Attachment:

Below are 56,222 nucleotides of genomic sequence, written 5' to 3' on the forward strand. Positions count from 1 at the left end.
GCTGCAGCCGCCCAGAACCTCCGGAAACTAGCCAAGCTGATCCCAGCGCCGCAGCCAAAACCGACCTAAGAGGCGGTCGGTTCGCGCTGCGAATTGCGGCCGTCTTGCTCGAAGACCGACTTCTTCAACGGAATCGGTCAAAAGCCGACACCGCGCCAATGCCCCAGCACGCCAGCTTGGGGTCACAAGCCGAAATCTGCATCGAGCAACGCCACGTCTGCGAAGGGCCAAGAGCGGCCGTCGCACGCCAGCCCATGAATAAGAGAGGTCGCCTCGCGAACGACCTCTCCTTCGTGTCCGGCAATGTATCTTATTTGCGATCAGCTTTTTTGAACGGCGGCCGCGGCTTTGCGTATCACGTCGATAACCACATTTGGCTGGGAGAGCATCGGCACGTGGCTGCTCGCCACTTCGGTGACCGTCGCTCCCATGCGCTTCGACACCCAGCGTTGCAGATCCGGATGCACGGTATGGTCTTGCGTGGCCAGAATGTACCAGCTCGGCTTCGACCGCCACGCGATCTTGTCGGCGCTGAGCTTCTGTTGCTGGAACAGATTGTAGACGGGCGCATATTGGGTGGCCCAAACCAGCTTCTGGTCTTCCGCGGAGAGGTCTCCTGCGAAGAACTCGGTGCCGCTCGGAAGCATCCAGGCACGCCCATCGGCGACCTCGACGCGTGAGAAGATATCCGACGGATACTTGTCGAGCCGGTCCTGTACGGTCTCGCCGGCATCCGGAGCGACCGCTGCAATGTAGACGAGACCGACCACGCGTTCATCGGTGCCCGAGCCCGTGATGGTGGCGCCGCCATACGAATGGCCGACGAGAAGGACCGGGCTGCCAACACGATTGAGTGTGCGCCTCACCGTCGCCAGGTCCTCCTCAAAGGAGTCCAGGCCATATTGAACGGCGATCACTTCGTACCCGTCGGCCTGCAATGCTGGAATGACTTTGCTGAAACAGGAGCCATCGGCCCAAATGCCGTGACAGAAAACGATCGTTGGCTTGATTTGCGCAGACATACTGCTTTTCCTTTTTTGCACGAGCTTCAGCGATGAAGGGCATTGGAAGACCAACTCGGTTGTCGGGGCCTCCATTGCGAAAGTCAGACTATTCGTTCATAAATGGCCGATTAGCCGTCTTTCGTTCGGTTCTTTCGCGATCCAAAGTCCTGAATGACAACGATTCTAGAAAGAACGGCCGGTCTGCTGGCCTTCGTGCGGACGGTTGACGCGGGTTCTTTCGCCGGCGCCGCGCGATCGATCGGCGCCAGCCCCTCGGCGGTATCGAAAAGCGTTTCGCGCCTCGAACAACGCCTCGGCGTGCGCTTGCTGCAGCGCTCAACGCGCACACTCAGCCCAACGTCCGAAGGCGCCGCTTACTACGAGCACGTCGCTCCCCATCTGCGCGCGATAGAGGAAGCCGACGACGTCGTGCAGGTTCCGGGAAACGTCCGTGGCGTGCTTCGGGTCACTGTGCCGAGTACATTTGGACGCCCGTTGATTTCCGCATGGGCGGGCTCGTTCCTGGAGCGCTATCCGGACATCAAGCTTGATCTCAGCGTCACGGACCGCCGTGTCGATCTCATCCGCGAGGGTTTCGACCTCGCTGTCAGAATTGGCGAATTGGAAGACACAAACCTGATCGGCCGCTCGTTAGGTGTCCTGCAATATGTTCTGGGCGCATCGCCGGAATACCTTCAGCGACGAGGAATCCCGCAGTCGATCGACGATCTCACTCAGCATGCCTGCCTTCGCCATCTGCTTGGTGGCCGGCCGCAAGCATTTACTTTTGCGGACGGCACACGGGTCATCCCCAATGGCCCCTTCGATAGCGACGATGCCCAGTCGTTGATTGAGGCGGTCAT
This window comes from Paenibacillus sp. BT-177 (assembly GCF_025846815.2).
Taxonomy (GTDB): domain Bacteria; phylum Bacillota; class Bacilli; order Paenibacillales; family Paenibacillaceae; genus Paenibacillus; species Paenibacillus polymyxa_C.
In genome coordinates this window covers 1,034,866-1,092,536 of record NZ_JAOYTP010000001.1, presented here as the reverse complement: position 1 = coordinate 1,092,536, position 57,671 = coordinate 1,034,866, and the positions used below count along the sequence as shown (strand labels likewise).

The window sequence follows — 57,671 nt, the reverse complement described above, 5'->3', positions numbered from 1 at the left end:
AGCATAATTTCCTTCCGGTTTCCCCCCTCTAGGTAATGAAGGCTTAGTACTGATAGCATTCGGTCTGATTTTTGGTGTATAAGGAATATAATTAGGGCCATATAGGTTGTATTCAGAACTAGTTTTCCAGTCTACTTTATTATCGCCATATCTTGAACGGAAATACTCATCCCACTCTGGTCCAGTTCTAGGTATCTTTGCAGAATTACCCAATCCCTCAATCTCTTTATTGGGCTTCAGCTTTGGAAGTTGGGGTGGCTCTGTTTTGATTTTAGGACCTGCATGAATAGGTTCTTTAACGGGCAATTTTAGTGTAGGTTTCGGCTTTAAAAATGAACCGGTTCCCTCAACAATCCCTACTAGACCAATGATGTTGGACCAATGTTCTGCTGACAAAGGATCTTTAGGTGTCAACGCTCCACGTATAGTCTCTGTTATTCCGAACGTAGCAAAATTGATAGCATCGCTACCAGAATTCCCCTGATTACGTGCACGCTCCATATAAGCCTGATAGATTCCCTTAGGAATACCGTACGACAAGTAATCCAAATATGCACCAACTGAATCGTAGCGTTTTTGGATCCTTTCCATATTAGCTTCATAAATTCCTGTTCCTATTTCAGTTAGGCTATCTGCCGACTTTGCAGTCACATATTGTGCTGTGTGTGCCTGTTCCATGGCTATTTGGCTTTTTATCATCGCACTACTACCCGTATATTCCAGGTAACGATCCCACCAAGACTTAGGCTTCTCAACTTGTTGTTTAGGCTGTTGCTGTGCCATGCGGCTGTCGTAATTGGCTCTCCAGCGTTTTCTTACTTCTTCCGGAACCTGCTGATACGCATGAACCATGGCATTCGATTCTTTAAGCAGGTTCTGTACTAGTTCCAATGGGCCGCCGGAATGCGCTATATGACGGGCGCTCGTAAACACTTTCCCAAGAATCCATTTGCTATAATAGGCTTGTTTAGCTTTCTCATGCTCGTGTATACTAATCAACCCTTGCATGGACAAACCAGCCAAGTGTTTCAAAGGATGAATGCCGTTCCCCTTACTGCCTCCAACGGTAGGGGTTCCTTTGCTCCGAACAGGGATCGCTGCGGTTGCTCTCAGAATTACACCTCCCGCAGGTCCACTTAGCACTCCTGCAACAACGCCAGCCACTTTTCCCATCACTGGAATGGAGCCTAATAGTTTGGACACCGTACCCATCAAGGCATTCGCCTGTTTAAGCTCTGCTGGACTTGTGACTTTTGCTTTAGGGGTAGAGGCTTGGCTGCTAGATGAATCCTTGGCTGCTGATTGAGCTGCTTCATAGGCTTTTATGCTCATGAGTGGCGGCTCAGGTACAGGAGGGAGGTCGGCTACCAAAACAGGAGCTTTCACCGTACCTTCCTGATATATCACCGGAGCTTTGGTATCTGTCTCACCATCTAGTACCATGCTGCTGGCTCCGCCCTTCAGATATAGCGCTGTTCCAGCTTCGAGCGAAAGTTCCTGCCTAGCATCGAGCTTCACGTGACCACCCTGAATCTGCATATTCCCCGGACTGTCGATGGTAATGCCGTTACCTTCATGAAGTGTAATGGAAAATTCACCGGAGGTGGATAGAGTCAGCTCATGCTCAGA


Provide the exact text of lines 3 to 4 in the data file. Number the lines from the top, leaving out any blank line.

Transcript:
This window comes from Paenibacillus sp. BT-177 (assembly GCF_025846815.2).
Taxonomy (GTDB): domain Bacteria; phylum Bacillota; class Bacilli; order Paenibacillales; family Paenibacillaceae; genus Paenibacillus; species Paenibacillus polymyxa_C.